IRA FLATOW: So how far away then– and I’ll ask both of you, and let me start with you, Dr. Popescu. How far away if you know so much about the genetics is a vaccine for this?
SASKIA POPESCU: Whew. I am not a virologist, so I applaud those that are working on them. I would imagine a couple of years, to be honest with you.
IRA FLATOW: Dr. Lipkin, you agree?
IAN LIPKIN: No, I think it’s a much shorter time frame. I mean, first of all, to make a vaccine against this virus is not going to be that difficult. We know the protein that’s likely to be implicated in attaching to cells and getting into them. The challenge is always with the development, the manufacture, and the distribution. Because this requires different levels of testing, safety, as well as efficacy. And that’s what takes time. It wouldn’t surprise me if we didn’t have a vaccine candidate in a matter of weeks. But it may take as much as a year to roll it out. It shouldn’t take that long, and we’re continually trying to accelerate that process.
IRA FLATOW: Let’s go to the phones, get a call before we go to more questions. Suzanne in Dolores, Colorado. Did I get that right, Suzanne?
SUZANNE: Yes, you did. Thank you.
IRA FLATOW: Go ahead.
SUZANNE: Hi. In 2017, in Wuhan, China, a biosafety level 4 lab was opened to study new pathogenic viruses. And SARS was one of them. There’s an article in the February 17 issue of Nature Journal about this biosafety level 4 lab in China. And it expresses concerns about China’s ability to contain– excuse me– the pathogens in this lab. Can any of your experts weigh in on this?
IAN LIPKIN: I’d be happy to take that, Ira, if you wish.
IRA FLATOW: Go ahead.
IAN LIPKIN: So I’ve been to Wuhan, and I know the investigators who work in that laboratory. And they’re careful investigators. They’re world class. And I’m not concerned about an infraction that would lead to a release. More likely in my view is that there were wild animals in this market in Wuhan, not snakes, but small mammals and bats that transmitted this virus to people who went into this market. And then it ultimately shifted to a human to human transmission. We run into this concern, and I understand it because it seems like you might be concentrating on risk. But in fact, scientists who work in this area are inevitably very, very cautious and very, very concerned.
IRA FLATOW: Let me break in because I have to give a station break. I’m Ira Flatow. This is Science Friday from WNYC Studios. And I want to go to one last question before I run out of time for Saskia. You wrote about how the US just cut funding for the type of hospitals that deal with disease outbreaks of this nature– coronavirus, Ebola, stuff like that. Tell us what’s going on here.
SASKIA POPESCU: Well, after right about 2015, right after– or during, I should say– the Ebola outbreak, there was a tiered hospital approach to dealing with special pathogens. Now this new coronavirus has not been classified as that. So it is important to say that, but something like Ebola that really requires enhanced health care measures and that we’re just not prepared for. So we developed four tiers, and that includes frontline hospitals, which are the most– or the majority, I should say– assessment hospitals, treatment centers, and regional treatment centers.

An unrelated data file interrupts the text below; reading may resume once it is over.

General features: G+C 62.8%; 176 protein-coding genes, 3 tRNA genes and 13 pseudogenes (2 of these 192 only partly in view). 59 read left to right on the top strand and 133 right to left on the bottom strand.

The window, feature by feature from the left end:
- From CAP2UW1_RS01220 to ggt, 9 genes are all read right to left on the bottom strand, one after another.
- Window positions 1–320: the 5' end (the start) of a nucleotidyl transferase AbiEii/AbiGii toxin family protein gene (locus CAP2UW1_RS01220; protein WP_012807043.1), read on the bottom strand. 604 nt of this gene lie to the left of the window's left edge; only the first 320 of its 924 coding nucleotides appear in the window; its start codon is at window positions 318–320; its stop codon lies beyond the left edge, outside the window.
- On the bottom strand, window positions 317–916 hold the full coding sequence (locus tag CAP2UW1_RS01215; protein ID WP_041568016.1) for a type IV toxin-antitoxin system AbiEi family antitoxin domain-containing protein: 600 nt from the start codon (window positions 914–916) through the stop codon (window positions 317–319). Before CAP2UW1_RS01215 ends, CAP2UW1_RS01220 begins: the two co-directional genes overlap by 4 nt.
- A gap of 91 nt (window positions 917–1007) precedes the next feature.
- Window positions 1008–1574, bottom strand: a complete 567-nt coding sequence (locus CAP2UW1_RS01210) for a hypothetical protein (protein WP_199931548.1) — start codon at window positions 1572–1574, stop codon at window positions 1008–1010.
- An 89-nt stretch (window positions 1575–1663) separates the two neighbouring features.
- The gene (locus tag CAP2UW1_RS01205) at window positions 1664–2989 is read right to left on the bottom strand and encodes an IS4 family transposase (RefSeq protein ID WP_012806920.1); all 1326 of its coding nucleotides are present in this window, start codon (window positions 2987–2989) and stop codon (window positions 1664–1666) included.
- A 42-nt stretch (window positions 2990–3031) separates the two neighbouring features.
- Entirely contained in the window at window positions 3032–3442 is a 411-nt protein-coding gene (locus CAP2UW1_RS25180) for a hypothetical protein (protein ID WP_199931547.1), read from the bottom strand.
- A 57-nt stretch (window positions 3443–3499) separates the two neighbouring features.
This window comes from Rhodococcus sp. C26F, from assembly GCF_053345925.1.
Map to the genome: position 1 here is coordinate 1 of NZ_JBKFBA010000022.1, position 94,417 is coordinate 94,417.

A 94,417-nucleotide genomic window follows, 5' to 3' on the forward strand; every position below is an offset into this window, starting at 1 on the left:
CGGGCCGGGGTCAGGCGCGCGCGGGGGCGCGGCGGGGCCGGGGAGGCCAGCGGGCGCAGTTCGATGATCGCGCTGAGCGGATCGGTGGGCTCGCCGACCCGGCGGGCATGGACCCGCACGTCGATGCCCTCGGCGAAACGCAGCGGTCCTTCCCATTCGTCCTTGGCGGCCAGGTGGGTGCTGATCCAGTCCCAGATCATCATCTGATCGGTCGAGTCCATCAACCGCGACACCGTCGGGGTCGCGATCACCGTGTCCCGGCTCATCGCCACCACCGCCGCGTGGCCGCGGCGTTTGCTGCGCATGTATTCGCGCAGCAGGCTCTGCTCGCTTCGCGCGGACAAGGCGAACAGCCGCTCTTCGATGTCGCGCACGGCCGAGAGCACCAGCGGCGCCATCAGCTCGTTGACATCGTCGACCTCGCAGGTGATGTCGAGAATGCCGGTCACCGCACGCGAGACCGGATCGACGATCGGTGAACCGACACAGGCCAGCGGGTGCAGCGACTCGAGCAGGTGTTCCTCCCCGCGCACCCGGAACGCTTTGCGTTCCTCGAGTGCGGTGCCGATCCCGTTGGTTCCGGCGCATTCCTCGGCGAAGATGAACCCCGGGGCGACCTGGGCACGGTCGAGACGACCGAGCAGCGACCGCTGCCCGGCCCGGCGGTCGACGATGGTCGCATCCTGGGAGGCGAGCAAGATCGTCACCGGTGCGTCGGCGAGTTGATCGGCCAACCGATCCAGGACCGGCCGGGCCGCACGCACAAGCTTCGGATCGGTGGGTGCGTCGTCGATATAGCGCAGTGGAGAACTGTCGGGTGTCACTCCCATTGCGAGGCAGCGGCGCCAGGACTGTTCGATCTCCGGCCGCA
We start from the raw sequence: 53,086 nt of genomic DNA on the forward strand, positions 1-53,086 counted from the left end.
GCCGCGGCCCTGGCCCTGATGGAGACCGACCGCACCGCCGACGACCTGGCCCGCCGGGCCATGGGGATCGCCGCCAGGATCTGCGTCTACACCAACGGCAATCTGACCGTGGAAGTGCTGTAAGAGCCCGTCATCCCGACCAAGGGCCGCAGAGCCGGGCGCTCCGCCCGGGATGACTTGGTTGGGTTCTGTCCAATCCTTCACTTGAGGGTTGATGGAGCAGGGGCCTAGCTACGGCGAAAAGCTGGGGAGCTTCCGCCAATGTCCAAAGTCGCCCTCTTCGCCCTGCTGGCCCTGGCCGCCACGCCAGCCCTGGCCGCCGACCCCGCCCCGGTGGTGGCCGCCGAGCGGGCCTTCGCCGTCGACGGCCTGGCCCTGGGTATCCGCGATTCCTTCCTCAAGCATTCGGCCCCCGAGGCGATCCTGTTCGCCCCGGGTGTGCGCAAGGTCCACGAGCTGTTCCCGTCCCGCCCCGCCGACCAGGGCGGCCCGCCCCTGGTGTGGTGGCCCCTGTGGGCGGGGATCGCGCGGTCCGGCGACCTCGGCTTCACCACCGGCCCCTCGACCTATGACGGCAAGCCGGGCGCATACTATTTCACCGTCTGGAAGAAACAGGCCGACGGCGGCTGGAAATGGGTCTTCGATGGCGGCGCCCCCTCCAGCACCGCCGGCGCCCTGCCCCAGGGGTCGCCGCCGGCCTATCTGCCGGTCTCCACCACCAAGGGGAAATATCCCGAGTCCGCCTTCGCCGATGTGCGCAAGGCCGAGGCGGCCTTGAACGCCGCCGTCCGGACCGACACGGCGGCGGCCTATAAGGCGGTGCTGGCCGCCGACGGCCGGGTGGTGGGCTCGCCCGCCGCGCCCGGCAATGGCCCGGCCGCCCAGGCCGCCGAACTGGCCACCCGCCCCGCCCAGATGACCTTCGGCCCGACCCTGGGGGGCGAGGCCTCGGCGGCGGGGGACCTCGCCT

And unfortunately, the funding for everything but those regional treatment centers– and there’s only about 10– is set to expire. So the concern is that in the face of a new outbreak, it’s always a good reminder of how prepared are we, how well are we supporting our preparedness efforts, especially on the front lines in health care. And with this kind of funding set to expire, it’s very concerning because it doesn’t necessarily encourage hospitals to maintain that increased level of readiness that we know is expensive. And you know if it’s not a very common event, there’s just not a lot of incentive there.
IRA FLATOW: And where did that funding come from?
SASKIA POPESCU: It was through the Health and Human Services, the health care emergency preparedness funding. So they did special Ebola funding just for this.
IRA FLATOW: And so it’s going to expire in a few weeks?
SASKIA POPESCU: Yes, I believe in March and April, it’s set to expire.
IRA FLATOW: Dr. Lipkin, do you share her concern?
IAN LIPKIN: I do. Funding for research and public health preparedness is down. In some ways, we’re a victim of our own success. If we do our jobs well, people ignore us. But emerging infectious diseases are unfortunately here to stay. So it’s a marathon, not a sprint.
IRA FLATOW: Mm-hmm, and so we need a larger, longer range picture of this then, is what you’re saying.
IAN LIPKIN: Yes, we need sustainable–
IRA FLATOW: And Doctor–
IAN LIPKIN: –support.
IRA FLATOW: Yeah. Dr. Popescu, what would you suggest happen?
SASKIA POPESCU: I would love to really focus not just on the top tier, which will likely to continue funding, but also the front line hospitals, because when people get sick, whether it’s from an emerging infectious disease or anything else, they’re going to go to a health care facility. And unfortunately, there’s just not the resources and attention to infectious disease and bio preparedness. So I would love more attention to that and more of that public private partnership.
IRA FLATOW: Unfortunately, it takes a disease outbreak like this one to get that attention, right? And then it goes away, as you were saying. I want to thank both of you for taking time to be with us today. And have a good weekend. Ian Lipkin, director of the Center for Infection and Immunity at Columbia here in New York and John Snow Professor of Epidemiology, and Saskia Popescu, senior infection protection prevention epidemiologist at Honor Health in Phoenix and an infectious disease writer and researcher.